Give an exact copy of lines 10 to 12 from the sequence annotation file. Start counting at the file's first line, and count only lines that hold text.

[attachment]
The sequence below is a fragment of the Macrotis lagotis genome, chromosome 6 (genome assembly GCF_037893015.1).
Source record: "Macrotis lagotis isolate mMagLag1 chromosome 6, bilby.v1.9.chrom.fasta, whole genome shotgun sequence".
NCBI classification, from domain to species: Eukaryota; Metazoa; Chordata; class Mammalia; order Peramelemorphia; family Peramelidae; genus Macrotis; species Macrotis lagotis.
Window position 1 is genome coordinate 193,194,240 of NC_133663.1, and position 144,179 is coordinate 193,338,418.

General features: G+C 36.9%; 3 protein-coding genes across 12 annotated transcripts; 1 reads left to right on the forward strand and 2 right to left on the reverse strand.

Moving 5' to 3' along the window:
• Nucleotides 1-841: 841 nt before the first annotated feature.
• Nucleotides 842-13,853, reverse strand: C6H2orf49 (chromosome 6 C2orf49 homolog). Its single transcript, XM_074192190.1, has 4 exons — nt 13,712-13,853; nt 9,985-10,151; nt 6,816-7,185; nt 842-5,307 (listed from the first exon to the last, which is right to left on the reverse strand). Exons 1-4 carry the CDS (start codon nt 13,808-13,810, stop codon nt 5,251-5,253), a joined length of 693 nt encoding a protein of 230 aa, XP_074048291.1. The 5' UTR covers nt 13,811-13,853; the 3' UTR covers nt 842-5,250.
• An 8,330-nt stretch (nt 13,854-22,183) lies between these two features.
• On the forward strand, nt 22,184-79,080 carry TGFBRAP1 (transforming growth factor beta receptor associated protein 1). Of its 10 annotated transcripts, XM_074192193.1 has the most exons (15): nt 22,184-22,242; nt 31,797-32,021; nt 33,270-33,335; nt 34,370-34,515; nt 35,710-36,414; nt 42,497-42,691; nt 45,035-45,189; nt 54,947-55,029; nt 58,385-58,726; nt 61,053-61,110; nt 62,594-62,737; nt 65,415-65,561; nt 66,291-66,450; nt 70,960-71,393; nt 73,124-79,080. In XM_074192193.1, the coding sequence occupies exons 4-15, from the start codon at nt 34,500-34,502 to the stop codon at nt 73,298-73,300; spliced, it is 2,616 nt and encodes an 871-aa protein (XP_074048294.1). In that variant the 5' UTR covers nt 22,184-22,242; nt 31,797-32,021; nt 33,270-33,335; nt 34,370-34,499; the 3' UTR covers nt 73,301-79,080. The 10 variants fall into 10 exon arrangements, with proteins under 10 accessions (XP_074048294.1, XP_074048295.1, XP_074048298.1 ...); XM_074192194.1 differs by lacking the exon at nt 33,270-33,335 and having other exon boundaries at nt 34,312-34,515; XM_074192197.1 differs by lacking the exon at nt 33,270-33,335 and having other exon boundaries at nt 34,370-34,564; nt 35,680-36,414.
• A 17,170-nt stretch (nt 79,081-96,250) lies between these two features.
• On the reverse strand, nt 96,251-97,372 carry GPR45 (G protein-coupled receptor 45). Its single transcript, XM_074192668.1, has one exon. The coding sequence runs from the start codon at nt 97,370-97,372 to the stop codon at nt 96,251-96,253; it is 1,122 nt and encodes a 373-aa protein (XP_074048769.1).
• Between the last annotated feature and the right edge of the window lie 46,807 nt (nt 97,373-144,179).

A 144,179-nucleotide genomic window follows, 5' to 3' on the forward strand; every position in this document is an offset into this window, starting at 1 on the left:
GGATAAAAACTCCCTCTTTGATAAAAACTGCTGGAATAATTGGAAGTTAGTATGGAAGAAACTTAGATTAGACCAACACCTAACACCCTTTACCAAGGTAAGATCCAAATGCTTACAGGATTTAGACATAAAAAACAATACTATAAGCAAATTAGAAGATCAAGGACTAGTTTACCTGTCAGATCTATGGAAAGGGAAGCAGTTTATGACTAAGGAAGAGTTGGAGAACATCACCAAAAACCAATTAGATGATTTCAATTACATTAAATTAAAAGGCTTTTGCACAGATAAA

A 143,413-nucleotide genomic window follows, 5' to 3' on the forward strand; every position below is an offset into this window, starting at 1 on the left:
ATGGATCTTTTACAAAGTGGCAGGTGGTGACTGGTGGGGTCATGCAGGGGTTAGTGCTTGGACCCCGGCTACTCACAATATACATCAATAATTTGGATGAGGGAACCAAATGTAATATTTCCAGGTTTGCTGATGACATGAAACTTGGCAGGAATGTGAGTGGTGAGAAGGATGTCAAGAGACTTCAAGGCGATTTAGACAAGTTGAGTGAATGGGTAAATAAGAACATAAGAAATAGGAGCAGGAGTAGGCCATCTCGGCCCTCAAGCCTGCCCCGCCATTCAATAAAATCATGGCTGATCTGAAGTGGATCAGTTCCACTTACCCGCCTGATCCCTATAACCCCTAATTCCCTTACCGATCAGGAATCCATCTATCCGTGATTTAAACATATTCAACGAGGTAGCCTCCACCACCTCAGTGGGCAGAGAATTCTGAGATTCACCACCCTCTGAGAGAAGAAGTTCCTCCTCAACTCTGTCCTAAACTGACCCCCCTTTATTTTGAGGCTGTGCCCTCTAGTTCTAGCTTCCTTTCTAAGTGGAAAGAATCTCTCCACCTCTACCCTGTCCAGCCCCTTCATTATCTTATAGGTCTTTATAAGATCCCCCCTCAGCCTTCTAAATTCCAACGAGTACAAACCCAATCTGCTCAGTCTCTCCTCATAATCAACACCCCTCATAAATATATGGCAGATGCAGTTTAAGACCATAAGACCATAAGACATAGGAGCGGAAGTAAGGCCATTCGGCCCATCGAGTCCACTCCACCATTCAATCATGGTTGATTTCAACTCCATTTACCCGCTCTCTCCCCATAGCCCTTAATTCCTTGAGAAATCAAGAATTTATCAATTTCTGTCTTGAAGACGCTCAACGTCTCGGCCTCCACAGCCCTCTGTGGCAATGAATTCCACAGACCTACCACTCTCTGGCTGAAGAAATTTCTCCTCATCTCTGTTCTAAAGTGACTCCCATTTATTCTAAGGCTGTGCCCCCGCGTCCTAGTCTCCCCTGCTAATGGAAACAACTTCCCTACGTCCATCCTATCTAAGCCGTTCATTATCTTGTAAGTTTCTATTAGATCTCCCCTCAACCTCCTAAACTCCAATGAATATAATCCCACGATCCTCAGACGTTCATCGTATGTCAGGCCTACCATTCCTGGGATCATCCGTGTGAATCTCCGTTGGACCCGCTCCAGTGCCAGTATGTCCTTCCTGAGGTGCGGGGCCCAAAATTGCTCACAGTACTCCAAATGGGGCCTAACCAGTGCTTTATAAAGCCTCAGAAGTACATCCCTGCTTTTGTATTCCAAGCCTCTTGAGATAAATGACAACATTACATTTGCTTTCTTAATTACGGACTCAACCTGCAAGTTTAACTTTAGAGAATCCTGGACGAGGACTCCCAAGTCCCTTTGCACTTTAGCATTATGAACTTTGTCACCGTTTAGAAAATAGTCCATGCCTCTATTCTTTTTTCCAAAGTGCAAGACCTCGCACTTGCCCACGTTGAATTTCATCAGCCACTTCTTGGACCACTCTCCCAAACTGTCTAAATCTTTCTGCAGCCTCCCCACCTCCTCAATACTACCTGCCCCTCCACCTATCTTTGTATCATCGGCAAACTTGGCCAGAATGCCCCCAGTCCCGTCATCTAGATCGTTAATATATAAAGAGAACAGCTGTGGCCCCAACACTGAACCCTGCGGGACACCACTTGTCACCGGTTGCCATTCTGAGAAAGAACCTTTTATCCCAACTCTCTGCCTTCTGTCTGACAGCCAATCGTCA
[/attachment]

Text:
• On the forward strand, nt 22,184-79,080 carry TGFBRAP1 (transforming growth factor beta receptor associated protein 1). Of its 10 annotated transcripts, XM_074192193.1 has the most exons (15): nt 22,184-22,242; nt 31,797-32,021; nt 33,270-33,335; nt 34,370-34,515; nt 35,710-36,414; nt 42,497-42,691; nt 45,035-45,189; nt 54,947-55,029; nt 58,385-58,726; nt 61,053-61,110; nt 62,594-62,737; nt 65,415-65,561; nt 66,291-66,450; nt 70,960-71,393; nt 73,124-79,080. In XM_074192193.1, the coding sequence occupies exons 4-15, from the start codon at nt 34,500-34,502 to the stop codon at nt 73,298-73,300; spliced, it is 2,616 nt and encodes an 871-aa protein (XP_074048294.1). In that variant the 5' UTR covers nt 22,184-22,242; nt 31,797-32,021; nt 33,270-33,335; nt 34,370-34,499; the 3' UTR covers nt 73,301-79,080. The 10 variants fall into 10 exon arrangements, with proteins under 10 accessions (XP_074048294.1, XP_074048295.1, XP_074048298.1 ...); XM_074192194.1 differs by lacking the exon at nt 33,270-33,335 and having other exon boundaries at nt 34,312-34,515; XM_074192197.1 differs by lacking the exon at nt 33,270-33,335 and having other exon boundaries at nt 34,370-34,564; nt 35,680-36,414.
• A 17,170-nt stretch (nt 79,081-96,250) lies between these two features.
• On the reverse strand, nt 96,251-97,372 carry GPR45 (G protein-coupled receptor 45). Its single transcript, XM_074192668.1, has one exon. The coding sequence runs from the start codon at nt 97,370-97,372 to the stop codon at nt 96,251-96,253; it is 1,122 nt and encodes a 373-aa protein (XP_074048769.1).